Tibetan dwellings are varied in their design, structure and type, i.e. there are highly portable tents; houses constructed with earth and wood; fort-style houses built mainly with stone, shelters made primarily with bamboo or wood, and even caves. Notwithstanding, the growing number of up-to-date ferroconcrete buildings emerging in cities and towns today, the old and traditional dwellings are still shelter, and home sweet home for many Tibetan people
Tents are vital to the Tibetan herders, who have led a nomadic life for generations. The raw materials for the tent generally come from their own cattle or sheep, e.g. the yak hair twisted ropes are used to brace the tent, the yak horns (or sometimes antelope horns or wood) serve as the tent pegs. When erecting and fixing the tent, the herders like to make the door east-facing in light of tradition. A stove would be furnished in the central part for warming and cooking. The family shrine, sutra and oil lamp are placed near the centre. The foodstuffs and other similar things would be placed in the southern part as the "kitchen", while the quilt, blanket and other similar things would occupy the northern part as the "living room". Wherever the tent is erected, the herders will never forget to hang colorful prayer banners for good fortune. The tents and flying banners spreading all over the grassland make the snow capped plateau look most colorful.
Traditional Flat-roofed Fort-style Houses
The flat-roofed fort-style houses can be seen everywhere in rural areas and cities and towns. The most typical fort is laid with stones, but some are made of earth and wood. They are both warm in winter and cool in summer. The forts are generally multi-story: the first floor accommodates the livestock, while the second is designed for living and storage. The third is the family sutra room enshrining the image of Buddha and the oil lamp. There are also some forts with only one storey.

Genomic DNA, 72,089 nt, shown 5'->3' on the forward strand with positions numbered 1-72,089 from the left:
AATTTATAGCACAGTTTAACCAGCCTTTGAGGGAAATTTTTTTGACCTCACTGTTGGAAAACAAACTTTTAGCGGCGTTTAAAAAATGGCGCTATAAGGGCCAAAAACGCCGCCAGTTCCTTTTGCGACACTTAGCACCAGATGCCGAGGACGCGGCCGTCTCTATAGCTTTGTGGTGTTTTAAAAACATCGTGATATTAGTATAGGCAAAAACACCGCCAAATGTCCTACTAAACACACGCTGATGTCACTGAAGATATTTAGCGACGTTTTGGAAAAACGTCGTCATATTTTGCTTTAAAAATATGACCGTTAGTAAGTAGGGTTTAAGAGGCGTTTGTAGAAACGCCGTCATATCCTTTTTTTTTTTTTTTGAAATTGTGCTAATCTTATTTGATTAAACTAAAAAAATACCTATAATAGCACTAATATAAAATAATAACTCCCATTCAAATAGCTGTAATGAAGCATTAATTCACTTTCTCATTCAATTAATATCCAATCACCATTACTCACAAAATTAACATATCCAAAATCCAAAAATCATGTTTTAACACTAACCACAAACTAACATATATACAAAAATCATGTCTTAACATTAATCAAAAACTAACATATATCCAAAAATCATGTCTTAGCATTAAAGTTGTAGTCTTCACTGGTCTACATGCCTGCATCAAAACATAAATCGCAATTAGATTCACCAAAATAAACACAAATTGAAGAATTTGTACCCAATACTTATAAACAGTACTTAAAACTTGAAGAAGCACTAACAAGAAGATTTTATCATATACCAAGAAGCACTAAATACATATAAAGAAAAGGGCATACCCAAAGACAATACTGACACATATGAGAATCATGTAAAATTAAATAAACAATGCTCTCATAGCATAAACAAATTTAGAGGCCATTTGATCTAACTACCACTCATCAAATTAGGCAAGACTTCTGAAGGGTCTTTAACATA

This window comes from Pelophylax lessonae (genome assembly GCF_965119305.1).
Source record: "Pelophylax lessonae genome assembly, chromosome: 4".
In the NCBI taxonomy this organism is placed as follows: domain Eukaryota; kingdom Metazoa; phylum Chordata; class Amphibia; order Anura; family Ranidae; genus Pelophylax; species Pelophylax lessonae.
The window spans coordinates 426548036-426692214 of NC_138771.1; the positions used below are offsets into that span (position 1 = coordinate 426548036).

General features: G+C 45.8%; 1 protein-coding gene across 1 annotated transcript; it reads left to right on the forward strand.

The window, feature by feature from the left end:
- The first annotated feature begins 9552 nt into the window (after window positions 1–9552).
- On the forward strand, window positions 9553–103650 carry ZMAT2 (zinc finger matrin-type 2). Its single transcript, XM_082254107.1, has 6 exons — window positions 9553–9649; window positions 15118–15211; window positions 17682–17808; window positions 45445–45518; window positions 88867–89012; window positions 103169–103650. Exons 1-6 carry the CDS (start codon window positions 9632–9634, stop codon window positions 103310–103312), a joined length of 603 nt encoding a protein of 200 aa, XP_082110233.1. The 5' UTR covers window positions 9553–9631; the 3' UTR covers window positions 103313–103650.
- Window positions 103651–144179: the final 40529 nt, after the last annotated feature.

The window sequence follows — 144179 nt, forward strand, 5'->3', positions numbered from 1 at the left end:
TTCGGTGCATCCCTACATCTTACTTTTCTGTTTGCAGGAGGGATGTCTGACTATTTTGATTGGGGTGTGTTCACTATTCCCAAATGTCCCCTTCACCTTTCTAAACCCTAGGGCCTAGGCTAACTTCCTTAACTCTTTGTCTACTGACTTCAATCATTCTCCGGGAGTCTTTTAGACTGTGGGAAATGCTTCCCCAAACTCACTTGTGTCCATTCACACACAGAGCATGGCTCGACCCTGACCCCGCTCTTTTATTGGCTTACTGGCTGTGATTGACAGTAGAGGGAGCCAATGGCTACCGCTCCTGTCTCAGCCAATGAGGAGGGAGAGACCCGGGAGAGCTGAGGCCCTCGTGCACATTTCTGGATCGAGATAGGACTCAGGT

The styles of the forts vary from place to place in Tibet. Those in Lhasa have their courtyard and verandah inside the building. Yet, the forts everywhere are flat-roofed for people to walk on. Another common point is that on all the roofs of the forts, the edges of four comers are much higher than those in the middle, which serves for hanging the multi-colored prayer banners. During the major festivals or family events of significance, the people bum bunches of aromatic plants called "sung" on the roof to worship.
To people anywhere, home is of vital importance. There is no exception for the Tibetan people. When establishing new houses, they hold a variety of rituals for their protection and blessing.